In the Security Council on August 7 the United States voted for a ban on the shipment of arms to the South African Government, and in the course of the debate the American representative announced that the United States would suspend all arms shipments at the end of the year. Since South Africa has in the past found it difficult to obtain licenses for the purchase of American arms, this decision represented only a small shift in policy. But as the vote was taken under African pressure, and as it separated the United States from Britain and France (which abstained), the shift was significant; for it showed that when faced with a choice, the United States is more prepared than before to take a stand against apartheid.
The supporting speech defined American policies toward the South African Government with some precision: though hostile to apartheid, the United States is not yet convinced that force is a necessary ingredient in the solution of the problem, for "we cannot accept the conclusion that there is no way out, no direction to go except the present collision course toward ultimate disaster in South Africa." Rather, steps are envisaged "to induce that government to remove the evil business of apartheid ... from the continent of Africa."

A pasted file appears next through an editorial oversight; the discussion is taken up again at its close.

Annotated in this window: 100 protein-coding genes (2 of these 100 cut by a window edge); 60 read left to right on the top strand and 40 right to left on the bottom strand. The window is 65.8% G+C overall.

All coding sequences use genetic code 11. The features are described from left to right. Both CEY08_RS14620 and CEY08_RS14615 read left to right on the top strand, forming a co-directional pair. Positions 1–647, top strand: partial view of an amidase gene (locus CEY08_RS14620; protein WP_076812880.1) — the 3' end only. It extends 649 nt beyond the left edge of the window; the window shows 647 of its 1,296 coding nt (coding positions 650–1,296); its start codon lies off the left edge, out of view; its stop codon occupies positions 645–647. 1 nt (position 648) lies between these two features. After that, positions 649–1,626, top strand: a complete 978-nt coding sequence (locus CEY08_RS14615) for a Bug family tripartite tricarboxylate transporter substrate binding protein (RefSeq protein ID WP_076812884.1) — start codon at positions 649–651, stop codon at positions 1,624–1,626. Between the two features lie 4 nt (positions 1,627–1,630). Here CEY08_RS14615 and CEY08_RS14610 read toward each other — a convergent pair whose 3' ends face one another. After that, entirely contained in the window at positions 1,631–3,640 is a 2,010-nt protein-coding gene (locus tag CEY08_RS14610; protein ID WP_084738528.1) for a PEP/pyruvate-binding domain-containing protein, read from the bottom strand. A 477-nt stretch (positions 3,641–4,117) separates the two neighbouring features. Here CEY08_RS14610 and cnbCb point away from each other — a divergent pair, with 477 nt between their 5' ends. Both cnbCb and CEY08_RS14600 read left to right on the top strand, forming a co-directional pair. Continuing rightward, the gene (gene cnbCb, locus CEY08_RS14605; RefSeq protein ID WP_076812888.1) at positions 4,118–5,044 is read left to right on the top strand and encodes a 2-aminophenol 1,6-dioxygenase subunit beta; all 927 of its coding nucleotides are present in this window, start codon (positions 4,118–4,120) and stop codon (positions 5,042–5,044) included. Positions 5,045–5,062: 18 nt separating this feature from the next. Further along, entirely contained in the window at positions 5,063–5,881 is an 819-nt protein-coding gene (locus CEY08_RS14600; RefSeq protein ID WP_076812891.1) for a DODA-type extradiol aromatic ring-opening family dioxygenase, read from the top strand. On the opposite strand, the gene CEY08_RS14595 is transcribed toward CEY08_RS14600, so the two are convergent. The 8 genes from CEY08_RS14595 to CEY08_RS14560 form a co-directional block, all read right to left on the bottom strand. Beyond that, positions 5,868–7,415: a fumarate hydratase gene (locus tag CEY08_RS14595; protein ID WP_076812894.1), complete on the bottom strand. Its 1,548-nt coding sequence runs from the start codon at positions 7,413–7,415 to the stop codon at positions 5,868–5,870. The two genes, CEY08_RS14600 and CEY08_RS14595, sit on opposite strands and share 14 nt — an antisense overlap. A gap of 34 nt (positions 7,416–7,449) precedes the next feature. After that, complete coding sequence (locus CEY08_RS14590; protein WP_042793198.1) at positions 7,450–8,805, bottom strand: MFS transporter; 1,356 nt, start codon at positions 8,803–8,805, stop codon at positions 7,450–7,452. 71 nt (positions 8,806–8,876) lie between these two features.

The American view that a clash is avoidable is not shared by most observers. It is certainly not shared by the Government of South Africa, nor the majority of its white citizens. Never has so much been spent on arms in South Africa; the figure is now running at a published rate of $219,000,000 a year. Military service is bulking ever more prominently in the lives of the white people. And, apart from national armaments, the three million white people privately own two million firearms.
An ever-tightening code of security laws buttresses this armed oligarchy. There is, for example, a recent law which permits any police officer to detain anyone for successive periods of 90 days without limit and without warrant; such persons
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